Tuesday, December 13
Writing compelling and results-producing copy requires two skills: You must learn how to break complex items into smaller (more digestible) parts and you must be able to convince your readers to take action.
Here are guidelines that have served me (and my clients) well. I hope they're equally helpful to you.
1) The first few paragraphs of any marketing document must tell your reader what's in it for him. We don't want our reader looking up after 30 seconds and wondering, "Why am I reading this?"
2) Each marketing document (sales letter, web page, brochure) should focus on a single purpose-it should be written to stimulate a specific response. This response could be an action (take the next step in the sales process) or it could be emotional (I want them to feel worried about a particular problem).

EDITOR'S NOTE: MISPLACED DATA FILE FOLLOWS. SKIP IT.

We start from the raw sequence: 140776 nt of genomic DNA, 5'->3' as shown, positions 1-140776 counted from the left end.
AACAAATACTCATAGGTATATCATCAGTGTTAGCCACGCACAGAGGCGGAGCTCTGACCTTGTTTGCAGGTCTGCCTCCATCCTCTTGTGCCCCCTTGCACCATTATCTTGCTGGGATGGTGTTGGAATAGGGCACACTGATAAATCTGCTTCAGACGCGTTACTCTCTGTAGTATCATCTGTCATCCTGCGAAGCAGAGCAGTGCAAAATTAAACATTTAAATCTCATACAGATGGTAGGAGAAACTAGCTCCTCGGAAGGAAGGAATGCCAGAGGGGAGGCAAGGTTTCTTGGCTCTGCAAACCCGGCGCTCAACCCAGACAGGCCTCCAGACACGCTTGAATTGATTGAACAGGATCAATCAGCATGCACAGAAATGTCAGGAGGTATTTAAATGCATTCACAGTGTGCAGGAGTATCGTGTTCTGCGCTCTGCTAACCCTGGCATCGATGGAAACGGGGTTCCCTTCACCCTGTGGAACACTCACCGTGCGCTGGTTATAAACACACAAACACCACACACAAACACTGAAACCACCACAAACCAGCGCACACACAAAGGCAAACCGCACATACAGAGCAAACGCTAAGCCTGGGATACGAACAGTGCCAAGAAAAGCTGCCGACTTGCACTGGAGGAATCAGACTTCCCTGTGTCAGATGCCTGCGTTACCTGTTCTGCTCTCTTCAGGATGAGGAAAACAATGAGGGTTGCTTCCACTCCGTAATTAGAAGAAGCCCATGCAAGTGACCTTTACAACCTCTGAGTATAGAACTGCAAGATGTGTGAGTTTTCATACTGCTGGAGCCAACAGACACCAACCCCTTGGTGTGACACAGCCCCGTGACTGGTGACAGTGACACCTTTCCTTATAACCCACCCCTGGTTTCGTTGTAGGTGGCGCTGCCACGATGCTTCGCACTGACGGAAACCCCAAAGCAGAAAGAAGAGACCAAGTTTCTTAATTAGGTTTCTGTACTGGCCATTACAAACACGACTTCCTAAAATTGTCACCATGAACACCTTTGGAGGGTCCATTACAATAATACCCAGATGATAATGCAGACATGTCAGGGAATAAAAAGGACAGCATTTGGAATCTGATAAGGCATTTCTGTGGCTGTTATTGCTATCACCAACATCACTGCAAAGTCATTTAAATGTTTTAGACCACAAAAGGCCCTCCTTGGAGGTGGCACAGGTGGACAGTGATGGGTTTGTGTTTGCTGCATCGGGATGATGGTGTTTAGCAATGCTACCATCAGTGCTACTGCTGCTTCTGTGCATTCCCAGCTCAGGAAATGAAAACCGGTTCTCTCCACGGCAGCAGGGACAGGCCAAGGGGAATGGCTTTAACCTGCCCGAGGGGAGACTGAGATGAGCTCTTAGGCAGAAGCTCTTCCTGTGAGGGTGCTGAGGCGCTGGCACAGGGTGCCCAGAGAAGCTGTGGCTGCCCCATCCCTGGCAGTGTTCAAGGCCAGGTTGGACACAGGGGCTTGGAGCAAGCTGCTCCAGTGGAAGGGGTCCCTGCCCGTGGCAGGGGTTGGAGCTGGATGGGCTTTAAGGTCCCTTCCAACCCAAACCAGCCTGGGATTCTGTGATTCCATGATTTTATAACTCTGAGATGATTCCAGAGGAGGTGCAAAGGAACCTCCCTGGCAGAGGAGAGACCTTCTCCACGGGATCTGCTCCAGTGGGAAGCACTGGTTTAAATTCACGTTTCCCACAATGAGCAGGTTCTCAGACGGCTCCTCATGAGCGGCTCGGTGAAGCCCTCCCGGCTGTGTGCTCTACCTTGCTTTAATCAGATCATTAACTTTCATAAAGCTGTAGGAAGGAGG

3) Density (not length) is important. Marketing materials that stimulate interest and curiosity have lots of new and good ideas. Ideally you should introduce a new fact, figure or idea every couple of paragraphs. This stimulates interest, builds credibility and goes a long way towards ensuring that your entire piece gets read.
4) Write only about what you know.
Keep these points in mind the next time you're developing a marketing document of any type.